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Subal C10, first impressions


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#1 Stewart L. Sy

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Posted 03 November 2003 - 12:07 PM

Hi Folks,

Tried out the Subal C10 housing for the Canon EOS 10D in a swimming pool on Friday night:

To reiterate what I've said earlier:

1) It's a Subal, the fit and finish is outstanding. Controls have a nice weighted feel, the shutter release is very smooth.

2) The rear dial is a bit hard to reach if you're using the supplied handles (now made of some plastic instead of the earlier aluminum)

3) The "*" button is also too far away for my hand (and I take XL gloves) to reach comfortably....but I use the shutter button for AF so it's not a relevant issue for me.

4) If you're using the Ultralight BA-SU dovetails, they will only work on the right side strobe mount. To position and height will either block the rotation of the mode dial or won't let you mount the BA-AD dovetail. ULCS does have the BA-SA, BA-SV balls that bolt onto the mounts or the BA-TG which will mount on the Subal T-groove mounts.

5) If you have zoom gears for the older film housings for the EOS film bodies, they will not work with this housing, you will need to purchase new gears.

6) The 15mm fisheye does not vignette if you use the DP-SWC domeport (6" dome). Corner sharpness seems good as we shot vertical slats in the pool and the lines stayed sharp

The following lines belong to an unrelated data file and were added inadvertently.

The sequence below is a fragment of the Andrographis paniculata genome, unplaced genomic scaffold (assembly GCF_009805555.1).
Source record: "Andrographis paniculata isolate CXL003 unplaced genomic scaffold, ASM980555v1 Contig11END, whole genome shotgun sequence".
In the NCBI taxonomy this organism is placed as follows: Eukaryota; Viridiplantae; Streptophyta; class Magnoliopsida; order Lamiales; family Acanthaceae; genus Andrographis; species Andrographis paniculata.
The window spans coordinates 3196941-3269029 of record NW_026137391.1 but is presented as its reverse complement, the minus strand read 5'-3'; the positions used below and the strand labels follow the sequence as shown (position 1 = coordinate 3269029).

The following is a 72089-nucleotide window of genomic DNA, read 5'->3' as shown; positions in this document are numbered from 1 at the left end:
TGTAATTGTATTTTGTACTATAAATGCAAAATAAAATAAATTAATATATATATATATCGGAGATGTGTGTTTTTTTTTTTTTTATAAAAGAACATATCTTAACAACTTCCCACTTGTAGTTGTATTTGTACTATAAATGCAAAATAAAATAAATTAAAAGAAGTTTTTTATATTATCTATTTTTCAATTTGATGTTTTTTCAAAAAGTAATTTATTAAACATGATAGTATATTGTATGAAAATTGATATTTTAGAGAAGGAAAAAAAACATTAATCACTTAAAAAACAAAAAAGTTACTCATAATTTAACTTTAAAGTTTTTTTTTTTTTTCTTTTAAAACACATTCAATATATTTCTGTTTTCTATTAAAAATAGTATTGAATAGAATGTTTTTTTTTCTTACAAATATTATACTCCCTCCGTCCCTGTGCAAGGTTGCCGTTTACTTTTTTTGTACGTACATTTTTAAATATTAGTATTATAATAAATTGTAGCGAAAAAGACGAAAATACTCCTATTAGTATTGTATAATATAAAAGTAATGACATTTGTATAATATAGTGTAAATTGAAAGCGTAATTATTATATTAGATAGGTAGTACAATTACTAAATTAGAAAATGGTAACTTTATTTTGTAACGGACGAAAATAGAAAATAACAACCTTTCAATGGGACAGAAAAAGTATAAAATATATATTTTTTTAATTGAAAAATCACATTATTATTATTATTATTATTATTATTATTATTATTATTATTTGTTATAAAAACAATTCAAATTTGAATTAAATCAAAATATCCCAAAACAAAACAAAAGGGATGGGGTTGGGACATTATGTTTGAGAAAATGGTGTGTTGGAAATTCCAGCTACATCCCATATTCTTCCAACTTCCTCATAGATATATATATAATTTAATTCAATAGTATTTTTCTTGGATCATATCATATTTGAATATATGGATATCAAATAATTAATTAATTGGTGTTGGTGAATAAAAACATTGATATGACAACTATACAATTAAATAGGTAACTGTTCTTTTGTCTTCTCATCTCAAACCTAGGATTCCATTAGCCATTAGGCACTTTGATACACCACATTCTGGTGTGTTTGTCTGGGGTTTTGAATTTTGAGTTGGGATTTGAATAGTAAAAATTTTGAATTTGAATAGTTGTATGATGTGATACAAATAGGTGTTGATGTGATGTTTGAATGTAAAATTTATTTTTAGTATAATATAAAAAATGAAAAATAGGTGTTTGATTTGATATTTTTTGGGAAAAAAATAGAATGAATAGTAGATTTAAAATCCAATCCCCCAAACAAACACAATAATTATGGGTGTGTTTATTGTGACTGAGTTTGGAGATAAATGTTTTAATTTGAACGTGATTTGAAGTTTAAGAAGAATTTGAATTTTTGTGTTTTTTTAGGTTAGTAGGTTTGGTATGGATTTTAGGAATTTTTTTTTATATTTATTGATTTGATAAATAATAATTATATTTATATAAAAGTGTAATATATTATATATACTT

7) The 16-35L does need the +4 diopter to work....corner sharpness is basically indistinguishable from the center....

8) A short zoom (I'm using the EF 28-105) behind the FP-90 will be my primary lens, with the lens racked out to 105 and with the addiition of Woody Mayhew's push on diopter, I was able to fill the frame with a 1" subject... horizontally! I will be reserving my 90 Tamron for full frame shots of pygmy seahorses from now on. :huh:

9) I don't miss TTL, the instant feedback of digital will give me the option of adjusting my lighting either through strobe placement or shutter speed, aperture and ISO changes will be secondary adjustments as if I don't want to change DOF or noise levels.

10) I will keep my film Subal for now only because I want to use my 16-35L at the full 16mm. I can mount both zoom gears for the 16-35L at the same time as the C10 uses the forward half of the zoom ring and my CE-5 uses the rear half of the zoom ring.... =)

That's about it folks, I'm taking my new housing to the Philippines next week for 2 weeks of shooting, I'll hopefully have some images to post by the end of Nov.

Safe diving!

Stu

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#2 craig

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Posted 03 November 2003 - 03:12 PM

8) A short zoom (I'm using the EF 28-105) behind the FP-90 will be my primary lens, with the lens racked out to 105 and with the addiition of Woody Mayhew's push on diopter, I was able to fill the frame with a 1" subject... horizontally! I will be reserving my 90 Tamron for full frame shots of pygmy seahorses from now on. :rolleyes:

Really? That would be a 1:1.13.

Canon lists the minimum focus distance at about 1.5 feet and the maximum magnification at 1:5.3. The woody's diopter is not that strong underwater.

By contrast, my Nikon 24-85 focuses to 1.2 feet and offers 1:4.7. With a woody's diopter I can get 1:3 pretty easily but 1:2 is practically impossible.

My 70-180 is a true macro lens capable of 1:1.33 at 180mm. With the woody's diopter it can get to about 1:1.15 but not all the way to 1:1.